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Buche de Noel with Chestnut Filling and Chocolate Buttercream

by Lisa
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I've always wanted to make a yule log or Bûche de Noël for Christmas. This year I vowed I would. Here is my updated version of the traditional holiday cake. Instead of the more common génoise made with eggs and sugar beaten over a bain marie, flour, and melted butter, I decided to make a flourless cake. Simply made with sugar, eggs, and ground walnuts, this recipe results in a light and nutty sponge cake. The filling of chestnut purée and a little bit of rum is my favorite kind. And the frosting is a traditional chocolate buttercream.

Hungarian in nature, this recipe is loosely inspired by the logs my great aunt used to make whenever we visited her in Hungary. I think you will find this cake to be highly irresistible. One thing to note: Since the cake is flourless, it does shrink after baking.

buchedunoel.jpgFlourless Walnut Yule Log with Chestnut Filling and Chocolate Buttercream

6 large eggs, separated
6 tablespoons confectioners sugar, sifted
1-1/4 cups ground walnuts
1 teaspoon baking powder

Preheat oven to 350 degrees F. Butter a rimmed baking sheet, line with parchment paper, and butter again.

In a small bowl, beat egg yolks by hand. In another small bowl, stir together dry ingredients: ground walnuts and baking powder.

In a stand mixer fitted with the whisk attachment, beat egg whites, adding sugar a little at a time, until soft peaks form. On low speed, drizzle in egg yolks. Fold in dry ingredients by hand until just combined.

Spread mixture evenly into prepared baking sheet. Bake for about 15 minutes or until edges are lightly golden. Immediately turn cake out of baking sheet onto a linen towel. Remove parchment paper and flip cake so that bottom is in contact with towel, and roll cake with towel. Set aside for at least 20 minutes, so that cake takes on rolled shape.

Unroll cake and spread evenly with chestnut filling. Roll cake starting from edge of one of the short ends. Wrap in towel and chill for at least 20 minutes.

Unwrap rolled cake and place on an overturned baking sheet with seam-side down. Frost cake with chocolate buttercream, working from top down onto sides; frost the ends as well. Using a fork, create bark-like ridges. Chill for at least 20 minutes.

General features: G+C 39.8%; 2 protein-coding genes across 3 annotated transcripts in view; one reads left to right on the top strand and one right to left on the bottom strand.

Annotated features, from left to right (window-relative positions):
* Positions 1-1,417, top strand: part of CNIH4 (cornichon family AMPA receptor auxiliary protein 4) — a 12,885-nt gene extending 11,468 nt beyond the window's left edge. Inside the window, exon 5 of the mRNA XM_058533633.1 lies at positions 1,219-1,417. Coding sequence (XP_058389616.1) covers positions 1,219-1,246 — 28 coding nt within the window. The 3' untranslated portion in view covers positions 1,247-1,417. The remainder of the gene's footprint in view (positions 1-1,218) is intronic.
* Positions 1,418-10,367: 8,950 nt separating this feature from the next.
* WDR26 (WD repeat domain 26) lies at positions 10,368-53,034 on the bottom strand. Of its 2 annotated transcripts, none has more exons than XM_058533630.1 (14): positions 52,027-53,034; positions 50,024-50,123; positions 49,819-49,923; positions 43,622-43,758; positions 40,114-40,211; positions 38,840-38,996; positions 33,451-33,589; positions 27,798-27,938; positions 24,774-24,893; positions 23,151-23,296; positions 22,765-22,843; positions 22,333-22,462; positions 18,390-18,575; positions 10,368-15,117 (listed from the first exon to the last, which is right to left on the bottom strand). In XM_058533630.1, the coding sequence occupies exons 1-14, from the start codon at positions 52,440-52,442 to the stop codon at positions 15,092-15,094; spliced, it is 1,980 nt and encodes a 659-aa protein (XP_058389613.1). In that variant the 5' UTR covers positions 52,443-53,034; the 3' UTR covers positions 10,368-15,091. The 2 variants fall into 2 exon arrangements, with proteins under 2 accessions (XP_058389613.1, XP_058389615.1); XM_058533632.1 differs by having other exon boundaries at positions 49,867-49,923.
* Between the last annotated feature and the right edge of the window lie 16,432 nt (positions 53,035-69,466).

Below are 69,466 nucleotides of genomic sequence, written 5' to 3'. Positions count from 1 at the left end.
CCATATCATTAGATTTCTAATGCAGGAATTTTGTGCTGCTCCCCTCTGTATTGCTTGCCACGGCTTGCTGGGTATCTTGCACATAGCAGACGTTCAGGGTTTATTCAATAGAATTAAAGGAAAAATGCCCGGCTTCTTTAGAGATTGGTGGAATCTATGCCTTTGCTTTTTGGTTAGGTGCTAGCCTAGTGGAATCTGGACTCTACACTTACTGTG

Dust log with confectioners sugar. Using a hot knife, slice one end at an angle, remove and attach to the top of cake. Use leftover frosting for spot coverage on slice. Transfer log to a serving platter. Yield: 10 to 12 slices.

Chestnut Filling

1 pound chestnuts
1/2 cup (1 stick) unsalted butter, room temperature
1 cup confectioners sugar, sifted
3 tablespoons rum
3 tablespoons heavy cream
1/2 teaspoon pure vanilla extract

Using the point of a sharp paring knife, carefully peel outer shells of chestnuts, leaving inner shells intact.

Add peeled chestnuts to a pot of water with 1 tablespoon granulated sugar. Make sure chestnuts are covered with 1 to 2 inches of water. Bring to a boil and let simmer for about an hour or until chestnuts are knife tender.

Remove and discard inner shells of chestnuts. While still warm, press chestnuts through a sieve or potato ricer. Discard particles remaining in sieve.

In a standing mixer fitted with the paddle attachment, cream butter until light and fluffy. Beat in sugar on medium-low speed a little at a time until combined. Add chestnut purée and mix until combined. Add rum, heavy cream, and vanilla; mix until incorporated. Yield: just enough filling for cake.

Chocolate Buttercream

1 cup confectioners sugar
2 tablespoons cocoa powder
4 ounces (1/2 cup) semisweet chocolate, finely chopped or chips
1 cup (2 sticks) unsalted butter, room temperature

Sift together the dry ingredients: sugar and cocoa powder.

On medium-low heat, melt chocolate in a heat-proof bowl set over a pot of simmering water.

In a standing mixer fitted with the paddle attachment, cream butter until light and fluffy. Beat in dry ingredients on medium-low speed a little at a time until combined. Add the melted chocolate and beat until incorporated. Yield: enough frosting for one log plus a little extra.

- Recipe courtesy of Joseph Erdos

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